Among the key training acquisitions are NETg, Naperville, Ill., which provides multimedia training courseware for IT professionals, and GartnerLearning, Stamford, Conn., which also targets the IT market. The GartnerLearning purchase was announced in late July; it is planned to become part of NETg.

"Our new IT training company will have revenues in fiscal 1999 of more than $100 million," says Brian Knez, president and CEO of Harcourt Brace. Through a sales distribution agreement, "we will have the benefit of GartnerGroup's well-respected global sales force generating sales leads for the newly combined company."

Pilot Program

The goal of transforming NETg, the No. 2 player in the IT training business behind CBT Systems, into a one-stop resource for IT training managers apparently is already beginning to bear fruit.

The company says it hopes to convert a five-month pilot program with the Navy into a million seat enterprise agreement. Currently, NETg licenses access to more than 400 courses for technical and end users, primarily to Fortune 2000 companies.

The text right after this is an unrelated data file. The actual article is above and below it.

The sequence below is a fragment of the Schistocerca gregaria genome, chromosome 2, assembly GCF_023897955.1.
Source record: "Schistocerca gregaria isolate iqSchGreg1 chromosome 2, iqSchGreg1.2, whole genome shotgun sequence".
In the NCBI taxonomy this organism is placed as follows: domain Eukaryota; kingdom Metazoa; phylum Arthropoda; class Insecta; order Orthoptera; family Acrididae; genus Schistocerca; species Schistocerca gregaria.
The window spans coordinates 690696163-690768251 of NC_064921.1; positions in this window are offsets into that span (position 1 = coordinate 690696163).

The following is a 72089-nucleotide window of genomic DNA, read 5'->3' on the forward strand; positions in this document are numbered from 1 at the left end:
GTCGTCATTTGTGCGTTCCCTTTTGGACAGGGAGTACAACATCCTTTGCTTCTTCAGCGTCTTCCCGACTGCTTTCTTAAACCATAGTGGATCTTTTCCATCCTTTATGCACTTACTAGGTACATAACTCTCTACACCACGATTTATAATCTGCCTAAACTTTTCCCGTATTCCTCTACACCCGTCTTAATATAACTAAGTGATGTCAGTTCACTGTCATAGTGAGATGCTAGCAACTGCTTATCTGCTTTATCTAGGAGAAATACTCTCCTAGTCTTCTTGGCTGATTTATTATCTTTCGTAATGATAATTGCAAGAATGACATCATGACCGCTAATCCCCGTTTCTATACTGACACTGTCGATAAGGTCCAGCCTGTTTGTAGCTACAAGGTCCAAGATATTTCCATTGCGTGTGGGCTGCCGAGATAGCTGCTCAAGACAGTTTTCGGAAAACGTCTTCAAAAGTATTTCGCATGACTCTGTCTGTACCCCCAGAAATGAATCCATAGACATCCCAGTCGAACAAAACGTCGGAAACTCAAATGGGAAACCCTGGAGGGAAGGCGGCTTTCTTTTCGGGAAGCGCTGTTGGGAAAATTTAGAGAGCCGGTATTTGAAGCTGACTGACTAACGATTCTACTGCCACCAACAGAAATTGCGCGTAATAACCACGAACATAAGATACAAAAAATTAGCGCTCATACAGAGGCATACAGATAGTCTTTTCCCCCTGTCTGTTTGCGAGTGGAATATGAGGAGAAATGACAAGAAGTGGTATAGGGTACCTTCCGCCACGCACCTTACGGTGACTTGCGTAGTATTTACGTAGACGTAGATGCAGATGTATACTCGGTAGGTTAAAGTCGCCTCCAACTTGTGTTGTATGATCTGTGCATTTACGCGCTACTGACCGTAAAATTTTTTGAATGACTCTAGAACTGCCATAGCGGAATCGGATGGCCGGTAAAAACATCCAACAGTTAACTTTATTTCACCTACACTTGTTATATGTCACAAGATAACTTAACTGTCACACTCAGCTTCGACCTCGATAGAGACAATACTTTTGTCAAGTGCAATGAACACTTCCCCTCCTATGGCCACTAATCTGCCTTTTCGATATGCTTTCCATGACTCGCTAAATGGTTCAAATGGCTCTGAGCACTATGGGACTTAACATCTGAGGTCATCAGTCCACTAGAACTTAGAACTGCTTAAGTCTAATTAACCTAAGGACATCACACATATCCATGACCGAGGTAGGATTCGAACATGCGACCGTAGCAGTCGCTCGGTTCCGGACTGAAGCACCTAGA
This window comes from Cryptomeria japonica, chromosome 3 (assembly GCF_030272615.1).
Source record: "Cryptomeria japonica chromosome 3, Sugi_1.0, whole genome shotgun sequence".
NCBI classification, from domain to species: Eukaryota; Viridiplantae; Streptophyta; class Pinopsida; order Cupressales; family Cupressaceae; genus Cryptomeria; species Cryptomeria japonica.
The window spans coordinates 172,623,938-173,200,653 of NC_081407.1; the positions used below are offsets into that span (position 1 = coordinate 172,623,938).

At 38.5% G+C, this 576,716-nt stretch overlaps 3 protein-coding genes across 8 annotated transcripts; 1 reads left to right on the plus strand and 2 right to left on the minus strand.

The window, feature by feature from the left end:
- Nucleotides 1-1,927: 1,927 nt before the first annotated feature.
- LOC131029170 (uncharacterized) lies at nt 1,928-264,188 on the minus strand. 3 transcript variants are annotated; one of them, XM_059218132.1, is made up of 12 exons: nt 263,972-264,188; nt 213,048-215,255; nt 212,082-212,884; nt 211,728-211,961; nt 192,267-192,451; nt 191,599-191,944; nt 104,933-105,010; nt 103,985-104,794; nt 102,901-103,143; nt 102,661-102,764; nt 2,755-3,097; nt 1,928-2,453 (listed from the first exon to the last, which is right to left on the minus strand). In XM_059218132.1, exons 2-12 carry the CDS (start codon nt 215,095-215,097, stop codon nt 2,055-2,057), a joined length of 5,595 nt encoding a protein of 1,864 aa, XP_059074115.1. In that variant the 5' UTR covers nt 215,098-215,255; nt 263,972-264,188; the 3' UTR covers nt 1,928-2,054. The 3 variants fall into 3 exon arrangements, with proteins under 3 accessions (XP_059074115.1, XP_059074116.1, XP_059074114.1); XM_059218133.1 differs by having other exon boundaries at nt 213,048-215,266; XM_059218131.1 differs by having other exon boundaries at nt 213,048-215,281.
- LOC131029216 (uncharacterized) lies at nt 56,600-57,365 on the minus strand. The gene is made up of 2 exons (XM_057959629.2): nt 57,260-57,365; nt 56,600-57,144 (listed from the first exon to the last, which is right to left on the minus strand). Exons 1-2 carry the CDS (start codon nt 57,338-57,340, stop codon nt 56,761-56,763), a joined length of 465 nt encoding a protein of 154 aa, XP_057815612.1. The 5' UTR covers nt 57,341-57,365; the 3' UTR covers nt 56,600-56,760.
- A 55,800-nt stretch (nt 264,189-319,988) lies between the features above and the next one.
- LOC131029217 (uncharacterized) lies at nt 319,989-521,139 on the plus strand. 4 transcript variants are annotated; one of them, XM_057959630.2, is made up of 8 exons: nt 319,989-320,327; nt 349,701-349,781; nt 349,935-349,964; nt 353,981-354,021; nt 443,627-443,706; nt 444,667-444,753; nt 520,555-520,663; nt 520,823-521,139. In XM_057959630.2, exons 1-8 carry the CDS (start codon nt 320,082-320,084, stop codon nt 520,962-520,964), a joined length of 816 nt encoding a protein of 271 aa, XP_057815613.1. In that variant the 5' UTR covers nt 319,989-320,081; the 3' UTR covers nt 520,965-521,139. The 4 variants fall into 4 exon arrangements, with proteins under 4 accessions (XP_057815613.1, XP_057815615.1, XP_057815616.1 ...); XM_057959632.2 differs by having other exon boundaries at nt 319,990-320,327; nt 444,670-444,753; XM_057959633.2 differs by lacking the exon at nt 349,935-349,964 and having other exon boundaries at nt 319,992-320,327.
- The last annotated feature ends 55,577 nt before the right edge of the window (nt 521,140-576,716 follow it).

Built on the SkillBuilder platform, its courses let companies customize content to individual needs. For example, its Precision Learning package uses the results of a pretest to create a customized instruction path that lets users bypass course content they already have mastered. Like many other companies, it offers its line of InterNETg training titles for course content to be downloaded directly from the Web.

The Navy pilot program, orchestrated by NETg's government system group manager David Joseph, could yield a million seats for the military branch and generate a multimillion dollar award. While Joseph would not reveal specifics about the potential size of the award, he did say that a commercial customer would pay upward of $2.36 million annually for a three-year license covering 75,000 seats for a complete suite of courses.

"The Navy has a need to train its entire population on IT, from Microsoft Office to BackOffice, Oracle and Unix. Currently, we offer more than 80 Microsoft courses, including certified engineer training as well as MS Office 97 for end users. We also offer the complete range of Oracle products," Joseph says.

The five-month pilot ends Dec. 11 and is deployed over two intranets. Consideration is being given to housing training on a satellite for delivery to ships at sea and overseas installations.